We are well and truly in the machine learning (ML) age. Hardly any field of human endeavour, with the exception of perhaps in the field of the arts, will be immune from its effects, not least the geosciences themselves. Biostratigraphic data - essentially a basic 2-D array of fossil occurrences against some sort of measured depth scale - seems particularly well set to be interrogated and "worked up" by digital means. At the same time, huge archives of historic biostratigraphic data languish seldom used in the vaults of operating companies and other institutions, morribund for the want of dwindling human resources to work on them.

A short article on Automation in Biostratigraphy is presented elsewhere on this site (click here). But first biostratigraphers need to ensure that ML data scientists are aware of the "mechanics" of carrying out biostratigraphic (and paleoenvironmental) interpretations on paleontological data, especially the large variety of "nuances" inherent in paleontological data that biostratigraphers routinely deal with on a day-to-day basis. Data scientists will also have to reconcile the numerous little "quirks" by which workers in different companies and institutions present and display their interpretations. Although there are many sources that deal with biostratigraphic theory, there are few which discuss how to actually do biostratigraphy on a practical basis and (as far as this author knows) none which discuss and recommend a universal "best practice" for the industry. If we cannot agree among ourselves how best to present consistent interpretations of our data, we risk data scientists attempting (no doubt with the best intentions) to do it for us.

A simple illustration of alternative ways to display interpreted biostratigraphic data is shown below. In both cases the data are from cuttings samples and therefore it is the tops of the biozones are identified and defined, in order to mitigate against the effects of borehole caving. In Figure 1 below, the interpreted biozones (shown in green) are displayed using the principle of "top defines base" - i.e. the base of the overlying interval is defined automatically by the top of the underlying interval.

Figure 1: Biozones displayed using "top defines base" principle.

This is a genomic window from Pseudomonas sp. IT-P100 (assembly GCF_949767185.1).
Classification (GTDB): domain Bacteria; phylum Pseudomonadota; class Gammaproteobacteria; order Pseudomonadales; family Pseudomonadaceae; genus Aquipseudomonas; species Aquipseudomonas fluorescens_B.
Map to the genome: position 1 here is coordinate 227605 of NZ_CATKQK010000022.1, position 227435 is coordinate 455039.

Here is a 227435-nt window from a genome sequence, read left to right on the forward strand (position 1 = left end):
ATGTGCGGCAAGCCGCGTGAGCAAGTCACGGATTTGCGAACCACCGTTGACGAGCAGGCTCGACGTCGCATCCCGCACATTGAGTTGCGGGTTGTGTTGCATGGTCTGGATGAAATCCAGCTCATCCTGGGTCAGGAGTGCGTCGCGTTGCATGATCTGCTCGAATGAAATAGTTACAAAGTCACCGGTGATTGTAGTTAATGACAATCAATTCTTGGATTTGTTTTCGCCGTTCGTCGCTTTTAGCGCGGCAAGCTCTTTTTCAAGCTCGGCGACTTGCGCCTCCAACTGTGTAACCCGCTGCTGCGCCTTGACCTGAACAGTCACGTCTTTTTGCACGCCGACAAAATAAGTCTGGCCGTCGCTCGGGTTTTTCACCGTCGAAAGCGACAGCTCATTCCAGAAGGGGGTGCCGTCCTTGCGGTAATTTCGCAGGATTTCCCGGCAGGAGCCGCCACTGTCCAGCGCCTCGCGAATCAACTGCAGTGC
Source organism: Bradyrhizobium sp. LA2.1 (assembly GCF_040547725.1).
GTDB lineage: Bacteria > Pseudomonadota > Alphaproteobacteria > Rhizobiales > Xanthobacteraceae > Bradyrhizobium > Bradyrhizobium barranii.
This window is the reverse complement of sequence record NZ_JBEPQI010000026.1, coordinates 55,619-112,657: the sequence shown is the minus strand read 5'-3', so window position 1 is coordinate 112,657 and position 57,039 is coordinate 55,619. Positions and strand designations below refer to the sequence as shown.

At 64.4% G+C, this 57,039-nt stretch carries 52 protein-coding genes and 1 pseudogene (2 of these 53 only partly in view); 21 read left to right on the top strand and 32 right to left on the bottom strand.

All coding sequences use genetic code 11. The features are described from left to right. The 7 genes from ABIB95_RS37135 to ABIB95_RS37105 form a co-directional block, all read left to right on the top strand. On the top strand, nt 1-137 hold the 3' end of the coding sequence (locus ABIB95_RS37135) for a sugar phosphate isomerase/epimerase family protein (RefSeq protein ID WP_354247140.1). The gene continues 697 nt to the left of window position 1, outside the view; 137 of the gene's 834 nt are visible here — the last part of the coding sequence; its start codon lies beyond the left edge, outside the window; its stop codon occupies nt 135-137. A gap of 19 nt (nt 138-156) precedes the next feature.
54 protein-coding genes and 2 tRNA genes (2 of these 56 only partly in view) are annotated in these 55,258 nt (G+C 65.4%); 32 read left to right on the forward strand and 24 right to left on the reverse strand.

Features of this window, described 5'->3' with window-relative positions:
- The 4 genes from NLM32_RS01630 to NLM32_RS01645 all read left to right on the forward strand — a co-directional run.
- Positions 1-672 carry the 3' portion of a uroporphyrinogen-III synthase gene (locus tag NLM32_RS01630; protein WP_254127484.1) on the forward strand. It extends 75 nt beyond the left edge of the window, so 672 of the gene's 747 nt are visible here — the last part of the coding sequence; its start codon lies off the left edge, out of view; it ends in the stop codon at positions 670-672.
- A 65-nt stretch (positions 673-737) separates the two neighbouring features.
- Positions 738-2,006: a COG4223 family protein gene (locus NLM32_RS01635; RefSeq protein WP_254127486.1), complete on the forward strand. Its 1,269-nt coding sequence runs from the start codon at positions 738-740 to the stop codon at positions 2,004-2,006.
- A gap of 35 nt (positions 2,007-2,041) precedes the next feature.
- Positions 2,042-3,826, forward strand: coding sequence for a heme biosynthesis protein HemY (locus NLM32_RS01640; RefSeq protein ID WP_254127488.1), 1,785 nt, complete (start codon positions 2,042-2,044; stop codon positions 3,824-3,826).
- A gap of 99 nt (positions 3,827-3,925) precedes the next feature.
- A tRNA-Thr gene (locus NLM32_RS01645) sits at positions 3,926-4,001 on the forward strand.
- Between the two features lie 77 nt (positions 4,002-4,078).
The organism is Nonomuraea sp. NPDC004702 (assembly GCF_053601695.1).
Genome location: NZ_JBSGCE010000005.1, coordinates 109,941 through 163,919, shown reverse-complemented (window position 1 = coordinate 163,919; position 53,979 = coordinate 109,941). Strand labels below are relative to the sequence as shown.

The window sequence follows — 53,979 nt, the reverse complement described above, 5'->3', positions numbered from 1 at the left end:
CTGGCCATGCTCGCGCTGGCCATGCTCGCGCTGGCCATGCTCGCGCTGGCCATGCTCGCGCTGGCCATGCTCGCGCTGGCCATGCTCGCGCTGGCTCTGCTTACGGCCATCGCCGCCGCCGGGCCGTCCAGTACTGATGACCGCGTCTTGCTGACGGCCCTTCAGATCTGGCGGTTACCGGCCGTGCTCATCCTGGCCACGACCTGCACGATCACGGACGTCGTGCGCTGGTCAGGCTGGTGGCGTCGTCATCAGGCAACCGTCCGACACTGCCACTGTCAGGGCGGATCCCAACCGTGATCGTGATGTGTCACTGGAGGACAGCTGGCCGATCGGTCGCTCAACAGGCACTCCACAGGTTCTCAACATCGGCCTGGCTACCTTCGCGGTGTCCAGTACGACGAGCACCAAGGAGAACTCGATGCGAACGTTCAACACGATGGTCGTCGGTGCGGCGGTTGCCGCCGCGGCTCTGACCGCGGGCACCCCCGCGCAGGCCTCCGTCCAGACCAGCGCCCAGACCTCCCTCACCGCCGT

In Figure 2, the biozones (yellow and grey) are displayed according to the principle of "sample defines base" - the base of the overlying biozone is placed at the level of the sample immediately above the defining sample of the underlying biozone. Note the gaps between successive intervals.

Figure 2: Biozones displayed using the "sample defines base" principle.

Both methods are used by companies throughout the industry and there may be additional refinements to these principles based on whether companies choose to "adjust" their interpreted interval tops to line up with non-biostratigraphic markers such as log picks or lithostratigraphic and/or seismic boundaries.

It may seem a rather minor point but ML algorithms need to know (via their programmers) which of these methods works best. There are numerous other "quirks and foibles" used at various places across industry including how to "weight" biostratigraphic events in different types of samples. For example, is a primary biostratigraphic marker event (good) found in a cuttings sample (poor) better than a secondary marker event (fair) in a core sample (good)? Should a set of paleontological data be weighed less favourably if it comes from a sandy sample compared with a muddy one?

These and many more questions need to be discussed to at least try and approach some kind of universal agreement. A project has been set up on ResearchGate (Best Practice in Biostratigraphy) to try and encourage discussion within the commercial biostratigraphic community and anyone with an interest is welcome to join.